Exposure to fluoride may lower children's intelligence, says a study published in Environmental Health Perspectives, a publication of the National Institute of Environmental Health Sciences. Fluoride is added to 70 percent of U.S. public drinking water supplies.
For the study, 512 children aged 8-13 years in two Chinese villages were tested – Wamaio with an average of 2.47 mg/L water fluoride (range 0.57-4.50 mg/L) and Xinhuai averaging 0.36 mg/L (range 0.18-0.76 mg/L). About 28 percent of the children in the low-fluoride area scored as bright, normal or higher intelligence compared to only 8 percent in the high fluoride area of Wamaio.
In the high-fluoride city, 15 percent had scores indicating mental retardation and only 6 percent in the low-fluoride city. The authors of the study eliminated both lead exposure and iodine deficiency as possible causes for the lowered IQs. They also excluded any children who had a history of brain disease or head injury and none drank brick tea, known to contain high fluoride levels. Neither village is exposed to fluoride pollution from burning coal or other industrial sources, said the study.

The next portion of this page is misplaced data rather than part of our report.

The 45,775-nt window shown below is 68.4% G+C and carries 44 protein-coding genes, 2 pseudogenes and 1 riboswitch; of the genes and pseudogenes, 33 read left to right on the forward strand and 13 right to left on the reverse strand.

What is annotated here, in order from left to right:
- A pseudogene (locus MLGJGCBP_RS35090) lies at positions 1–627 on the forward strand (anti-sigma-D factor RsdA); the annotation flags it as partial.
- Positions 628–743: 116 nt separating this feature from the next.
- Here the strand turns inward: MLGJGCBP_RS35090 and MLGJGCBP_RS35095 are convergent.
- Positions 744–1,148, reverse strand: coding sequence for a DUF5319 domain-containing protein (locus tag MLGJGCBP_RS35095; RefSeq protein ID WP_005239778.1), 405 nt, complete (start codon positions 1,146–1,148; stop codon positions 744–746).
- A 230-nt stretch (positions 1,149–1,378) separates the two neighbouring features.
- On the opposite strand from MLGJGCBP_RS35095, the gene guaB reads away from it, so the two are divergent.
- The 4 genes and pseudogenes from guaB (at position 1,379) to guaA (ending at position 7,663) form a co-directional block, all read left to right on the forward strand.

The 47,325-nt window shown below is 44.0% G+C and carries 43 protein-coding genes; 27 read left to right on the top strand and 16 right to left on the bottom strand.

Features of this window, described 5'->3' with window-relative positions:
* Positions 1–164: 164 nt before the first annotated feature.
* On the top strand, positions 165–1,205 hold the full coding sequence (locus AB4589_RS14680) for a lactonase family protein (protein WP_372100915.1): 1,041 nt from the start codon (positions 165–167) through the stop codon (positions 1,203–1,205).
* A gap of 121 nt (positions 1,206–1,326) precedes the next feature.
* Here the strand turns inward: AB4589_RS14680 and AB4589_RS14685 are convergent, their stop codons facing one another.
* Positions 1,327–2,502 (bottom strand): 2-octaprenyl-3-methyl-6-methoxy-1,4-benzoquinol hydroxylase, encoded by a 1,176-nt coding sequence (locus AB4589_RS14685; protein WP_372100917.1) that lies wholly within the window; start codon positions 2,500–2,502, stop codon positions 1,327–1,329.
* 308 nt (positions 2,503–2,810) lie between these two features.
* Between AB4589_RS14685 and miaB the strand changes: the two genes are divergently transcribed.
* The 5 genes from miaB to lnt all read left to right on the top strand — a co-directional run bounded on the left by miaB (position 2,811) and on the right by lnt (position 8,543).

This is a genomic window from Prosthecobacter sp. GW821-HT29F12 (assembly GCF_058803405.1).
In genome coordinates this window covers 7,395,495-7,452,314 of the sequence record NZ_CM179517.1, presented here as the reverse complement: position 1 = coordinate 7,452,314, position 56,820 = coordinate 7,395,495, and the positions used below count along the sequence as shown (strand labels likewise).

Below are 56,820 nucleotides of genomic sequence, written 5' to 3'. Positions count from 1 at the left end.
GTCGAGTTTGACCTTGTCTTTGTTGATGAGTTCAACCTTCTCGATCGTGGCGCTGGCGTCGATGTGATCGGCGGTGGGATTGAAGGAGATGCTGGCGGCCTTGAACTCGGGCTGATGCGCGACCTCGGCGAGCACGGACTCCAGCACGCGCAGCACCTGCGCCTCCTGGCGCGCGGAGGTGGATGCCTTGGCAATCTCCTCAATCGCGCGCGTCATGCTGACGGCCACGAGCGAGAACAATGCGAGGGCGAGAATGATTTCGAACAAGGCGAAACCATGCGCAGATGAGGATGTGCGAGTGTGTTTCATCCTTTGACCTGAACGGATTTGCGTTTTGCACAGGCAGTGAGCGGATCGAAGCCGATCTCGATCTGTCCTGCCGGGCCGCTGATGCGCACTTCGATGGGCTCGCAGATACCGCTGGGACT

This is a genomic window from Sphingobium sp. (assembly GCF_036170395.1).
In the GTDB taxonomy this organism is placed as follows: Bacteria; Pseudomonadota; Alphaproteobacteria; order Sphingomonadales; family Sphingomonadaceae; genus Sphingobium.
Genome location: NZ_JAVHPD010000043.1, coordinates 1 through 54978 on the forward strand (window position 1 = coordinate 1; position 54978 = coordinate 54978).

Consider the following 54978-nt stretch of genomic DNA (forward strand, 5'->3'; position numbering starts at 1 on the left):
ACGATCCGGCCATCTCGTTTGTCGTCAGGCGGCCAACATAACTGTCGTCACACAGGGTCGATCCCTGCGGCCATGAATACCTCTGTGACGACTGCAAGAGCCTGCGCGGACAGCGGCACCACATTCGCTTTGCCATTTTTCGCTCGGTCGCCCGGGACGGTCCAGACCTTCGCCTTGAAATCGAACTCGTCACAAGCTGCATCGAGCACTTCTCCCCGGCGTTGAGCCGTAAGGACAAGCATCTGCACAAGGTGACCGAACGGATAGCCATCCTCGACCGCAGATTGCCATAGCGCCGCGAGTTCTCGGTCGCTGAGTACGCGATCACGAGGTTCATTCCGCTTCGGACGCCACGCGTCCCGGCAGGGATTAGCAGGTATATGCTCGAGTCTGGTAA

Paul Connett, director of the Fluoride Action Network, says: This is the 24th study that has found this association, but this study is stronger than the rest because the authors have controlled for key confounding variables and in addition to correlating lowered IQ with levels of fluoride in the water, the authors found a correlation between lowered IQ and fluoride levels in children's blood. This brings us closer to a cause and effect relationship between fluoride exposure and brain damage in children.
What is also striking is that the levels of the fluoride in the community where the lowered IQs were recorded were lower than the EPA's so-called 'safe' drinking water standard for fluoride of 4 ppm and far too close for comfort to the levels used in artificial fluoridation programs (0.7 – 1.2 ppm), says Connett. The study authors write: In this study we found a significant dose-response relation between fluoride level in serum and children's IQ.
Tara Blank, the Science and Health Officer for the Fluoride Action Network, says: This should be the study that finally ends water fluoridation. Millions of American children are being exposed unnecessarily to this neurotoxin on a daily basis. Who in their right minds would risk lowering their child's intelligence in order to reduce a small amount of tooth decay, for which the evidence is very weak?